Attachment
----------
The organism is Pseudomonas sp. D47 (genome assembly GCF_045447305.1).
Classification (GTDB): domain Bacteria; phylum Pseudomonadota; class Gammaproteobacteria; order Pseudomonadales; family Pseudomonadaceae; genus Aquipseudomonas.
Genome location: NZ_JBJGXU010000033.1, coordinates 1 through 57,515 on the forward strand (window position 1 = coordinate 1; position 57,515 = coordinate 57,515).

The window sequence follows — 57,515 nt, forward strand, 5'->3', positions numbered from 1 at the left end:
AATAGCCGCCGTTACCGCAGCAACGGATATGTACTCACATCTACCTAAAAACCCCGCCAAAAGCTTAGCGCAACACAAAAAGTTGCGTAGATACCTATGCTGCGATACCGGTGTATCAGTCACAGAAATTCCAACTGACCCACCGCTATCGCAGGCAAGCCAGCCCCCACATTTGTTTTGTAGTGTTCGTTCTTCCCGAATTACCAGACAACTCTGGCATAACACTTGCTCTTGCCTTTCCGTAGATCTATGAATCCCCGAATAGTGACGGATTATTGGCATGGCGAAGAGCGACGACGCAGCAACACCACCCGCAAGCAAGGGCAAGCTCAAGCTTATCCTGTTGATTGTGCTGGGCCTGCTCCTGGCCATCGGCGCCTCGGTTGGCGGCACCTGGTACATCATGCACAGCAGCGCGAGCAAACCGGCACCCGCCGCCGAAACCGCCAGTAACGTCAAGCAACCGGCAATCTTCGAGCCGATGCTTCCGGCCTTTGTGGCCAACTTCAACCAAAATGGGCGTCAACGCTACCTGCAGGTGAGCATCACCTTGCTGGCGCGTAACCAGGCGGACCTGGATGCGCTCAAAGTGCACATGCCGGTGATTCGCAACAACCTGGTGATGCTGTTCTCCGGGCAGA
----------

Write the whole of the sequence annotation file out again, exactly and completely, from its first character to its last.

The organism is Pseudomonas sp. D47 (genome assembly GCF_045447305.1).
Classification (GTDB): domain Bacteria; phylum Pseudomonadota; class Gammaproteobacteria; order Pseudomonadales; family Pseudomonadaceae; genus Aquipseudomonas.
Genome location: NZ_JBJGXU010000033.1, coordinates 1 through 57,515 on the forward strand (window position 1 = coordinate 1; position 57,515 = coordinate 57,515).

The window sequence follows — 57,515 nt, forward strand, 5'->3', positions numbered from 1 at the left end:
AATAGCCGCCGTTACCGCAGCAACGGATATGTACTCACATCTACCTAAAAACCCCGCCAAAAGCTTAGCGCAACACAAAAAGTTGCGTAGATACCTATGCTGCGATACCGGTGTATCAGTCACAGAAATTCCAACTGACCCACCGCTATCGCAGGCAAGCCAGCCCCCACATTTGTTTTGTAGTGTTCGTTCTTCCCGAATTACCAGACAACTCTGGCATAACACTTGCTCTTGCCTTTCCGTAGATCTATGAATCCCCGAATAGTGACGGATTATTGGCATGGCGAAGAGCGACGACGCAGCAACACCACCCGCAAGCAAGGGCAAGCTCAAGCTTATCCTGTTGATTGTGCTGGGCCTGCTCCTGGCCATCGGCGCCTCGGTTGGCGGCACCTGGTACATCATGCACAGCAGCGCGAGCAAACCGGCACCCGCCGCCGAAACCGCCAGTAACGTCAAGCAACCGGCAATCTTCGAGCCGATGCTTCCGGCCTTTGTGGCCAACTTCAACCAAAATGGGCGTCAACGCTACCTGCAGGTGAGCATCACCTTGCTGGCGCGTAACCAGGCGGACCTGGATGCGCTCAAAGTGCACATGCCGGTGATTCGCAACAACCTGGTGATGCTGTTCTCCGGGCAGA